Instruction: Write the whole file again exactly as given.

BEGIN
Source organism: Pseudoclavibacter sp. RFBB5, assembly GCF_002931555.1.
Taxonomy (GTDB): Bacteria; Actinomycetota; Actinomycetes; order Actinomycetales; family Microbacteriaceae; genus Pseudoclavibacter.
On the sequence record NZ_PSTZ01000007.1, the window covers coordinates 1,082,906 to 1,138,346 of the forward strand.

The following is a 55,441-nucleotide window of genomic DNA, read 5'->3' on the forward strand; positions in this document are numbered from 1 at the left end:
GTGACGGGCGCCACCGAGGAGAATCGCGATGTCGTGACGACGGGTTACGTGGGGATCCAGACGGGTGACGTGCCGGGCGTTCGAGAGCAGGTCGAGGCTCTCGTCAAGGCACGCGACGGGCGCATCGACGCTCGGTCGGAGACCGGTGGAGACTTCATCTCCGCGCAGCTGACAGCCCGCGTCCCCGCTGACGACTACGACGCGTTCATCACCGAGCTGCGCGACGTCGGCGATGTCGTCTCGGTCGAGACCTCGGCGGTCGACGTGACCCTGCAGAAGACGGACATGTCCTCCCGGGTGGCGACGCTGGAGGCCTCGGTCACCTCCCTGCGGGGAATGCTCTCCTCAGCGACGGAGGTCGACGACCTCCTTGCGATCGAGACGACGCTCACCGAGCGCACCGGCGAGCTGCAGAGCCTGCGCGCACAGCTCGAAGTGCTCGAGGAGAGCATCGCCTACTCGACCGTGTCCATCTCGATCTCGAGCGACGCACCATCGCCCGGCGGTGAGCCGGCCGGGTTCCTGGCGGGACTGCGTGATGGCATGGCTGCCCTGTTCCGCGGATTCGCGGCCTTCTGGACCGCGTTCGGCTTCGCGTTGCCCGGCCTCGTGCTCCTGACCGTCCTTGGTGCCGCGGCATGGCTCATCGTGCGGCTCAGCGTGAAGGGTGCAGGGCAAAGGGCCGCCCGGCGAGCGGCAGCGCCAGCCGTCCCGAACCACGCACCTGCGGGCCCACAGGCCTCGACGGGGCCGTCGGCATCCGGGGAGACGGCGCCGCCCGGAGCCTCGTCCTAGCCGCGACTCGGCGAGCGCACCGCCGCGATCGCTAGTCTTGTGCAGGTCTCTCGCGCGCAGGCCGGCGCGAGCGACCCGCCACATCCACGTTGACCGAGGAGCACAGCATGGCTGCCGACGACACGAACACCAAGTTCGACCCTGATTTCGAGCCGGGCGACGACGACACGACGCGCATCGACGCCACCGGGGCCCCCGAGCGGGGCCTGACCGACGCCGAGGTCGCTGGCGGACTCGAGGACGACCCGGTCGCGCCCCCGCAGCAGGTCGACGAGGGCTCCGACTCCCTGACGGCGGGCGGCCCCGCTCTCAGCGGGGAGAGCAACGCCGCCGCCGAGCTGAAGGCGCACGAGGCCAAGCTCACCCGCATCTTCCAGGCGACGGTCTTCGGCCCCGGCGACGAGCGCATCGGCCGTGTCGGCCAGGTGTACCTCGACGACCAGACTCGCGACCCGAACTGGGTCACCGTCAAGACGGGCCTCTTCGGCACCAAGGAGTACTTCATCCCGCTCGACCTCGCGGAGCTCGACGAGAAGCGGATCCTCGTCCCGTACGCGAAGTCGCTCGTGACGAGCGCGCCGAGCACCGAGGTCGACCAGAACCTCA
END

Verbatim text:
Source organism: Pseudoclavibacter sp. RFBB5, assembly GCF_002931555.1.
Taxonomy (GTDB): Bacteria; Actinomycetota; Actinomycetes; order Actinomycetales; family Microbacteriaceae; genus Pseudoclavibacter.
On the sequence record NZ_PSTZ01000007.1, the window covers coordinates 1,082,906 to 1,138,346 of the forward strand.

The following is a 55,441-nucleotide window of genomic DNA, read 5'->3' on the forward strand; positions in this document are numbered from 1 at the left end:
GTGACGGGCGCCACCGAGGAGAATCGCGATGTCGTGACGACGGGTTACGTGGGGATCCAGACGGGTGACGTGCCGGGCGTTCGAGAGCAGGTCGAGGCTCTCGTCAAGGCACGCGACGGGCGCATCGACGCTCGGTCGGAGACCGGTGGAGACTTCATCTCCGCGCAGCTGACAGCCCGCGTCCCCGCTGACGACTACGACGCGTTCATCACCGAGCTGCGCGACGTCGGCGATGTCGTCTCGGTCGAGACCTCGGCGGTCGACGTGACCCTGCAGAAGACGGACATGTCCTCCCGGGTGGCGACGCTGGAGGCCTCGGTCACCTCCCTGCGGGGAATGCTCTCCTCAGCGACGGAGGTCGACGACCTCCTTGCGATCGAGACGACGCTCACCGAGCGCACCGGCGAGCTGCAGAGCCTGCGCGCACAGCTCGAAGTGCTCGAGGAGAGCATCGCCTACTCGACCGTGTCCATCTCGATCTCGAGCGACGCACCATCGCCCGGCGGTGAGCCGGCCGGGTTCCTGGCGGGACTGCGTGATGGCATGGCTGCCCTGTTCCGCGGATTCGCGGCCTTCTGGACCGCGTTCGGCTTCGCGTTGCCCGGCCTCGTGCTCCTGACCGTCCTTGGTGCCGCGGCATGGCTCATCGTGCGGCTCAGCGTGAAGGGTGCAGGGCAAAGGGCCGCCCGGCGAGCGGCAGCGCCAGCCGTCCCGAACCACGCACCTGCGGGCCCACAGGCCTCGACGGGGCCGTCGGCATCCGGGGAGACGGCGCCGCCCGGAGCCTCGTCCTAGCCGCGACTCGGCGAGCGCACCGCCGCGATCGCTAGTCTTGTGCAGGTCTCTCGCGCGCAGGCCGGCGCGAGCGACCCGCCACATCCACGTTGACCGAGGAGCACAGCATGGCTGCCGACGACACGAACACCAAGTTCGACCCTGATTTCGAGCCGGGCGACGACGACACGACGCGCATCGACGCCACCGGGGCCCCCGAGCGGGGCCTGACCGACGCCGAGGTCGCTGGCGGACTCGAGGACGACCCGGTCGCGCCCCCGCAGCAGGTCGACGAGGGCTCCGACTCCCTGACGGCGGGCGGCCCCGCTCTCAGCGGGGAGAGCAACGCCGCCGCCGAGCTGAAGGCGCACGAGGCCAAGCTCACCCGCATCTTCCAGGCGACGGTCTTCGGCCCCGGCGACGAGCGCATCGGCCGTGTCGGCCAGGTGTACCTCGACGACCAGACTCGCGACCCGAACTGGGTCACCGTCAAGACGGGCCTCTTCGGCACCAAGGAGTACTTCATCCCGCTCGACCTCGCGGAGCTCGACGAGAAGCGGATCCTCGTCCCGTACGCGAAGTCGCTCGTGACGAGCGCGCCGAGCACCGAGGTCGACCAGAACCTCA